What you need to know when buying hearing aids?

Hearing aids can’t restore perfect hearing. They help you use the hearing you have left to improve your speech understanding.

They make sound louder so that you can hear it, but will not necessarily always make everything clear.  Hearing aids will benefit most people with a hearing loss, but any clinician or company that promises to give perfect hearing is giving you unrealistic expectations.  Remember when you are buying a hearing aid you are buying a process and not a product.

Things you need to consider if you are thinking of getting a hearing aid:

If you think you have a hearing loss, see your ENT specialist or audiologist first who will check your ears to see if you need further medical examination or treatment.

Be very wary of responding to adverts offering free or cheap listening devices, or information on better hearing. Some companies use high pressure selling tactics and may try to sell you expensive hearing aids.

Don’t be afraid to ask questions, and you can request for quotations before you decide to purchase. A good practice will explain the nature of your hearing loss and will emphasis the necessarily of habilitation and make provision for review after fitting. 

Whether you visit the audiologist / Hearing Care Professional, or are visited by them in your home, you may want to have someone with you for support and to make sure you don’t mishear something. Good practices will recommend this.

If you know someone who has bought a hearing aid, ask them if they would recommend the clinician they dealt with.  What was the back-up service like?  Remember that their hearing loss is unlikely to be the same as yours, so their hearing aid may not necessarily be the right one for you.

Avoid ‘dispensers’ who hold ‘exhibitions’ in hotel etc.  Be careful when buying from a ‘dispenser’ who is ‘visiting’ your area without a regular clinic.  Check that you will be able to contact them easily In the future. You will need to be able to see them if you have a problem with your hearing aid and need to get it adjusted, repaired or serviced.

What happens when I see the Audiologist or Hearing Care Professional?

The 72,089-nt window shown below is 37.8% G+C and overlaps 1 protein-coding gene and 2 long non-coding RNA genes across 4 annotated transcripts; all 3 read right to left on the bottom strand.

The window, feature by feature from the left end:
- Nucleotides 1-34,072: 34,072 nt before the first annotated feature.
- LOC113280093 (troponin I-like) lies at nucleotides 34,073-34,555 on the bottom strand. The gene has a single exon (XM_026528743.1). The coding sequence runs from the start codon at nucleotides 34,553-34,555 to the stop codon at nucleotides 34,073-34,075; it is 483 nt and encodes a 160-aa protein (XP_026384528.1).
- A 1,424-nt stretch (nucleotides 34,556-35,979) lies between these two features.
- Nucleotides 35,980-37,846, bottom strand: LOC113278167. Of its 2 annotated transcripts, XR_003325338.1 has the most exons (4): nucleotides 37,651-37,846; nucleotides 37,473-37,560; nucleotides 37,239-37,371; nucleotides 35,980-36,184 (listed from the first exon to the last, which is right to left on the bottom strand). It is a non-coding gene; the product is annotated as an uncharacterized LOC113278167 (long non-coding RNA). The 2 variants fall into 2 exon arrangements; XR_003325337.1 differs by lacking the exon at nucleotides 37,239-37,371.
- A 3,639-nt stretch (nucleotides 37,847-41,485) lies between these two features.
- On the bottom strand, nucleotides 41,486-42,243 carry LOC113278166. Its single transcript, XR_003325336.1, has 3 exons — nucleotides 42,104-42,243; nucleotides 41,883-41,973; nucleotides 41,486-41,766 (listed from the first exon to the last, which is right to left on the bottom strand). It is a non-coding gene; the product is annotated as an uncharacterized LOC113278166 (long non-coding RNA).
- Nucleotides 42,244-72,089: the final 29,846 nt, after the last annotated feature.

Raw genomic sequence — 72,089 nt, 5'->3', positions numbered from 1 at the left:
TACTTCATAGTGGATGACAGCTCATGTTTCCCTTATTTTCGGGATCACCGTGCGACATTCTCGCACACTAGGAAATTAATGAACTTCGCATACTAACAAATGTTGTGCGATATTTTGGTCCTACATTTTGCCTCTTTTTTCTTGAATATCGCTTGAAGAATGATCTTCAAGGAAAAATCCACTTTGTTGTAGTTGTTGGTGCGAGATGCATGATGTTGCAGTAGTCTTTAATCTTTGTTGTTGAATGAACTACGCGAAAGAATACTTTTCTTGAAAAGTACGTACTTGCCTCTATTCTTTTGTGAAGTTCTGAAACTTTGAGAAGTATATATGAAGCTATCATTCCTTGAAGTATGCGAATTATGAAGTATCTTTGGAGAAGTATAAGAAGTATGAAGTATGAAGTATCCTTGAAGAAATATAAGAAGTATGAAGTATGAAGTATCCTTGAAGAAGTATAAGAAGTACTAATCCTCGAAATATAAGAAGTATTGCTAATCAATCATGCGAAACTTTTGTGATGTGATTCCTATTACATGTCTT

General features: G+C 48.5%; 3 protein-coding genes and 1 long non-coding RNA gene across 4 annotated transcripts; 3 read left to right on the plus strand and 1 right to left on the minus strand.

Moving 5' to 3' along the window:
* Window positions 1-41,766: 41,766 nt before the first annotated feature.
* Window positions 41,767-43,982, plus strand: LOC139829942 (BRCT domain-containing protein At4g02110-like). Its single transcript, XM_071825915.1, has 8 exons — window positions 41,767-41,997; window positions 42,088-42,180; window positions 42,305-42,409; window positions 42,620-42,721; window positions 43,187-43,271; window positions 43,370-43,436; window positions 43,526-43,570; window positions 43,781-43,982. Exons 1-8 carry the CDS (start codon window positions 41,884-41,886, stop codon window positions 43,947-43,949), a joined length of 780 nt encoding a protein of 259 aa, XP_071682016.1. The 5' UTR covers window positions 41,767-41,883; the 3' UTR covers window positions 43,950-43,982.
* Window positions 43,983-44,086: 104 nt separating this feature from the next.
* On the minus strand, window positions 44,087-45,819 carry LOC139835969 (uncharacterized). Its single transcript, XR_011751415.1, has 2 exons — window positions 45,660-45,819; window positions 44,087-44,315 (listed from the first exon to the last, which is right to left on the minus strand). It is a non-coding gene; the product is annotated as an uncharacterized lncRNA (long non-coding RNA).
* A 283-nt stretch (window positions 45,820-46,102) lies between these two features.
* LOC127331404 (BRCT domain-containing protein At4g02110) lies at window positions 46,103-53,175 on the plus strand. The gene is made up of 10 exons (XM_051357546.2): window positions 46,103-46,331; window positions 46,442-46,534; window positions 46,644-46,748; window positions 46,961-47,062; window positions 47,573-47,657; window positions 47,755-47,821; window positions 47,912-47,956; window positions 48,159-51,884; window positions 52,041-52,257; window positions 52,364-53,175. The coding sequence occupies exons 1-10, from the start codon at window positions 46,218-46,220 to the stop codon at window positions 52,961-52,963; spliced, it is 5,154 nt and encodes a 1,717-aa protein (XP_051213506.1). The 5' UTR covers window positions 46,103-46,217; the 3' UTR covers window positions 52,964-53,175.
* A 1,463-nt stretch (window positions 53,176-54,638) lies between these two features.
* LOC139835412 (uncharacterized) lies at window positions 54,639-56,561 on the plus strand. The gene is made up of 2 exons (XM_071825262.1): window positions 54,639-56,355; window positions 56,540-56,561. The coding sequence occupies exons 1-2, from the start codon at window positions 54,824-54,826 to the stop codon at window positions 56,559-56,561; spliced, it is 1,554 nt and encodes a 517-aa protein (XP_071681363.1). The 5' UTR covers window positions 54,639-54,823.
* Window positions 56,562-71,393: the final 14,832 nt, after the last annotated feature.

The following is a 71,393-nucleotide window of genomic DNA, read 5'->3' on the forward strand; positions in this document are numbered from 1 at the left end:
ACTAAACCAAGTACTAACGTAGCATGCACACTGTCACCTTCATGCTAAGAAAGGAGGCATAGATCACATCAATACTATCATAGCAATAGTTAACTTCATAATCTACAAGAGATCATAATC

You hearing will be assessed. The range of tests carried out can vary, but they must include:     

An air conduction hearing test: In the test, you can listen to tones (bleeps) through headphones and tell the audiologist which ones you can hear.

A bone conduction hearing test: In this test, you wear a special headband that conducts sound through the bones of your skull.  When the results are compared with what you heard through the headphones in the air conduction test, they show whether you have a problem with your eardrum or middle ear.

In addition to these speech tests may be performed which check your understanding of lists of words.  You will get your results in an audiogram. This is a graph that shows how well you hear low, middle and high tones.

Once you hearing has been tested, a discussion will follow as to which kind of hearing aid will be best for you.  Most people benefit from wearing a hearing aid in each ear, rather than just one. Ask for information about all the different types of aids that might suit you and their prices, be wary if you are not given any choices.

If you decide to buy a hearing aid, an impression of your ear will be taken.  It will be sent to laboratory for the ear-mould, or the casing, if it is an In-the-ear aid to be made.

When this is ready, you will need another visit to the hearing centre.  This is to have the hearing aid fitted and programmed to suit your hearing loss and explanation as to how to use it.

After-care appointments should be arranged after fitting your hearing aid.  It is important that you keep these appointments, as it may be necessary to adjust or fine-tune the hearing aid for you to get the best results from your system.

It is important that qualified audiologist / Hearing Care Professional carry out audiological assessment and the prescribing and fitting of hearing aids.  This is necessary to ensure that a treatable medical condition, or a medical condition which requires intervention, is not missed.  It also ensures safe impression taking procedures are utilized and appropriate amplification is prescribed following audiometric evaluation so as not to put at risk the patient’s residual hearing.

Contact InnoHear Centres for more information